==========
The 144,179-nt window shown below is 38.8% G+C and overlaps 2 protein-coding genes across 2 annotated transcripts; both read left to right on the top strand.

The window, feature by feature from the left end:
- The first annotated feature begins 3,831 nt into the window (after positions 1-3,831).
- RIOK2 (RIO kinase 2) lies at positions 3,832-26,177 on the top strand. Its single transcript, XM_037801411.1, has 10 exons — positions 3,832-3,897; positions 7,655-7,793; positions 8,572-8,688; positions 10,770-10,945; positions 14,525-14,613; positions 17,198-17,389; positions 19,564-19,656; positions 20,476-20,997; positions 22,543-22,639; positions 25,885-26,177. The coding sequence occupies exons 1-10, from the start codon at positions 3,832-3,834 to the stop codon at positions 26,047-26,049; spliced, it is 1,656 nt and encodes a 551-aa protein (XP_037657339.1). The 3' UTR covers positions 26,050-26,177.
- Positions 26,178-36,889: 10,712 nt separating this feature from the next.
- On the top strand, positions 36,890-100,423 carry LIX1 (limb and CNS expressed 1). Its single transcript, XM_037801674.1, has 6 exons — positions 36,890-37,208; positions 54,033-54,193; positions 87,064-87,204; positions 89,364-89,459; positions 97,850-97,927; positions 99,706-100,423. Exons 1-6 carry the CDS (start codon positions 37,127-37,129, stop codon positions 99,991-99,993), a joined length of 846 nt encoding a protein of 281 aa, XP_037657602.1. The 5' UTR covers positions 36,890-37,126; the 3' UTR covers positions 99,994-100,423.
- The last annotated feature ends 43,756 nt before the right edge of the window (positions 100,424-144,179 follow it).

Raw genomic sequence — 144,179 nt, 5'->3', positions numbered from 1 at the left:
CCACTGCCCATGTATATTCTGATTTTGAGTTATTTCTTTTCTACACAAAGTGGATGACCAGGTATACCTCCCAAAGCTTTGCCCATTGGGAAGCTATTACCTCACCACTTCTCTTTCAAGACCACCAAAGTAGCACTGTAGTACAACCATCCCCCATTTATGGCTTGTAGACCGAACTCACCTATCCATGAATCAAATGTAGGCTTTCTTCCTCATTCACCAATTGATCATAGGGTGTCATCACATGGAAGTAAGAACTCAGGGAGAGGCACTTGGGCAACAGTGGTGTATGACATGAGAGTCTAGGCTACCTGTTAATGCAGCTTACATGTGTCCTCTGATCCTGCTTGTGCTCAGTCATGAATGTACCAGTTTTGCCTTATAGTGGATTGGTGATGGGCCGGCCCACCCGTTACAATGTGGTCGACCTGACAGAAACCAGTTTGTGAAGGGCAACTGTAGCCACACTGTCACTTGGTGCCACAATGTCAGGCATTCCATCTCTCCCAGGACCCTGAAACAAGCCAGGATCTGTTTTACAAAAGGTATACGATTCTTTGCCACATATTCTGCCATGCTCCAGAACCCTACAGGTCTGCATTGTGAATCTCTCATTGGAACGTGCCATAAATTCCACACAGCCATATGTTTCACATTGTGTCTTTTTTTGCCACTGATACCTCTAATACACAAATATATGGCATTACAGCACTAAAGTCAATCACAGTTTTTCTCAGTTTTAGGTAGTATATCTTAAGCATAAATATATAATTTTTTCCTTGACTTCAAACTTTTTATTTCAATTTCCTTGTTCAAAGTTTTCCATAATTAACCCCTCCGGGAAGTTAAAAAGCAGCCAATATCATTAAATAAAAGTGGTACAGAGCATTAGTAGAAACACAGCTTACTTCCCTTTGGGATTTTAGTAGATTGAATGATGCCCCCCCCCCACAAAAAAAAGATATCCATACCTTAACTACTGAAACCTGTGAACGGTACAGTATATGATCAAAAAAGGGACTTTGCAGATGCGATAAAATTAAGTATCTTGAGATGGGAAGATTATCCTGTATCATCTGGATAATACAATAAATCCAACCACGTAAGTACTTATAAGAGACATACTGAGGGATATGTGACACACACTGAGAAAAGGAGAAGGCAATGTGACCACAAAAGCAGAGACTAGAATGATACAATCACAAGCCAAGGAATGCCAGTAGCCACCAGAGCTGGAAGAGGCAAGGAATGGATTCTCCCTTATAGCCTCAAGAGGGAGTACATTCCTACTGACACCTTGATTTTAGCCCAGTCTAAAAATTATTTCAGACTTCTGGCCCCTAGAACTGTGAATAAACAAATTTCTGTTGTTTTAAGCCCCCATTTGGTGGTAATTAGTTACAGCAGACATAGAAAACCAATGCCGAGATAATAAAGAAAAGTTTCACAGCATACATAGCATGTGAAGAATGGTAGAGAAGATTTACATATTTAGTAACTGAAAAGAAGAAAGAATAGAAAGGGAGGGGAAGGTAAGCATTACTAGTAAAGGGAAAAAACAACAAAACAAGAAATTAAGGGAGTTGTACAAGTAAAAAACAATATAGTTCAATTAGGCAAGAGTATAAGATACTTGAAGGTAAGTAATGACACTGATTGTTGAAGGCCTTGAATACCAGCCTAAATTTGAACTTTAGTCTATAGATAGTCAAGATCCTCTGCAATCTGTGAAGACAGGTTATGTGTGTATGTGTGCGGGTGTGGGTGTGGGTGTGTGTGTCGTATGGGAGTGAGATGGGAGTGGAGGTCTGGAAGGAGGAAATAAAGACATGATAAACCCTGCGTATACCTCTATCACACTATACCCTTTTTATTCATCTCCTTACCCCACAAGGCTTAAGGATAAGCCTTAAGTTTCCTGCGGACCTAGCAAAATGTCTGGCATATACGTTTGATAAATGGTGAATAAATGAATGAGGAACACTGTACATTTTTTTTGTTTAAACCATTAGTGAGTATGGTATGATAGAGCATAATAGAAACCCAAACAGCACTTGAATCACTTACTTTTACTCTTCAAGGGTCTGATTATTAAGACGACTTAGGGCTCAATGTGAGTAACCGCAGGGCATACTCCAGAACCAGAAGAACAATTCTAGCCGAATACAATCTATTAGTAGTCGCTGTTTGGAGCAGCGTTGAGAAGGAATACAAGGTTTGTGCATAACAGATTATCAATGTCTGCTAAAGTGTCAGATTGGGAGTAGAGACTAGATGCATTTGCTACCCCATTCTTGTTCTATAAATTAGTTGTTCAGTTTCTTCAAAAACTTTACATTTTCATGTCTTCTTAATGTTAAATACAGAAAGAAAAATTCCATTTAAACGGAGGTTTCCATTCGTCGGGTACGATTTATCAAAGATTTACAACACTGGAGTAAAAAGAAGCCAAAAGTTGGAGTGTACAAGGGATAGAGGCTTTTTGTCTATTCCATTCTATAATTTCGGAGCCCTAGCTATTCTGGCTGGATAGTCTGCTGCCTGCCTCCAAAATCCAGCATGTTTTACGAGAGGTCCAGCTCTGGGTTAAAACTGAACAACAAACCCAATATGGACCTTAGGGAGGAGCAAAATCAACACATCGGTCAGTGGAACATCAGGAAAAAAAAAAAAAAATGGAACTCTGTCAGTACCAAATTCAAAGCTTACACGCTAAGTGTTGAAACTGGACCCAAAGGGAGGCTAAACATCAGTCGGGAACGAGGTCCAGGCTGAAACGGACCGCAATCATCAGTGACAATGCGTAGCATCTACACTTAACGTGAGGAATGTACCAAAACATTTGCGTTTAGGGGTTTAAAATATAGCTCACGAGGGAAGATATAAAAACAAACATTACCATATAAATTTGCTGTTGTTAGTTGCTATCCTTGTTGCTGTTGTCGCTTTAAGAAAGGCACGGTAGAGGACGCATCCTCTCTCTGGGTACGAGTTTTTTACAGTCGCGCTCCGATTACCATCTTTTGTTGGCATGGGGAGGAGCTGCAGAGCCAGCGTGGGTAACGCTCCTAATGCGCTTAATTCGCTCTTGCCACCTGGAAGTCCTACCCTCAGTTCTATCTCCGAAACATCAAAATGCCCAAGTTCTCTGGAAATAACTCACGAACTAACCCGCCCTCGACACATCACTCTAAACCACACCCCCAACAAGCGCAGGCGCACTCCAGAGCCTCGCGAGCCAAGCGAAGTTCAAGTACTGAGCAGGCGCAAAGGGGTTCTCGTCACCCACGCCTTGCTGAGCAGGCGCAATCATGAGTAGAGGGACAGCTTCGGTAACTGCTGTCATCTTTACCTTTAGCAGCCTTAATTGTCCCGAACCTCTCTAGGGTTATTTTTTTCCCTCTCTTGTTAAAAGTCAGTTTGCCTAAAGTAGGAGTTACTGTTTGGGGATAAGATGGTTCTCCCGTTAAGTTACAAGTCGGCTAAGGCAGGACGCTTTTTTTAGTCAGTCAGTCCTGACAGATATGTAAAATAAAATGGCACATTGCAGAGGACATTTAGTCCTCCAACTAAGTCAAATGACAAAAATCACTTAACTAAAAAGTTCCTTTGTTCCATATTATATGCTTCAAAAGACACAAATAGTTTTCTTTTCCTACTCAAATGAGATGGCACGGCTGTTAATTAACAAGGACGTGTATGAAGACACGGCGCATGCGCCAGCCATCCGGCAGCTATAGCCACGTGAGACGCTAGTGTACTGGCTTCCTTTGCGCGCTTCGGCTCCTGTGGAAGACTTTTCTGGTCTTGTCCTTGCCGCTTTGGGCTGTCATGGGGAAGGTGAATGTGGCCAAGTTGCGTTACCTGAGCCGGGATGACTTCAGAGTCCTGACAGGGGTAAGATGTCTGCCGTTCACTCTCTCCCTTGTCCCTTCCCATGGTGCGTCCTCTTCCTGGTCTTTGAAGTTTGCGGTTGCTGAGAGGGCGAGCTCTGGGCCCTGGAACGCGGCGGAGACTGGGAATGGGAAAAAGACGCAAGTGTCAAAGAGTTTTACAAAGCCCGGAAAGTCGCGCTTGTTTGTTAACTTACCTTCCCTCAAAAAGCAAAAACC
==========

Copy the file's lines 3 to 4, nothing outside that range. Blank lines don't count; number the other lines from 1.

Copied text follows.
- The first annotated feature begins 3,831 nt into the window (after positions 1-3,831).
- RIOK2 (RIO kinase 2) lies at positions 3,832-26,177 on the top strand. Its single transcript, XM_037801411.1, has 10 exons — positions 3,832-3,897; positions 7,655-7,793; positions 8,572-8,688; positions 10,770-10,945; positions 14,525-14,613; positions 17,198-17,389; positions 19,564-19,656; positions 20,476-20,997; positions 22,543-22,639; positions 25,885-26,177. The coding sequence occupies exons 1-10, from the start codon at positions 3,832-3,834 to the stop codon at positions 26,047-26,049; spliced, it is 1,656 nt and encodes a 551-aa protein (XP_037657339.1). The 3' UTR covers positions 26,050-26,177.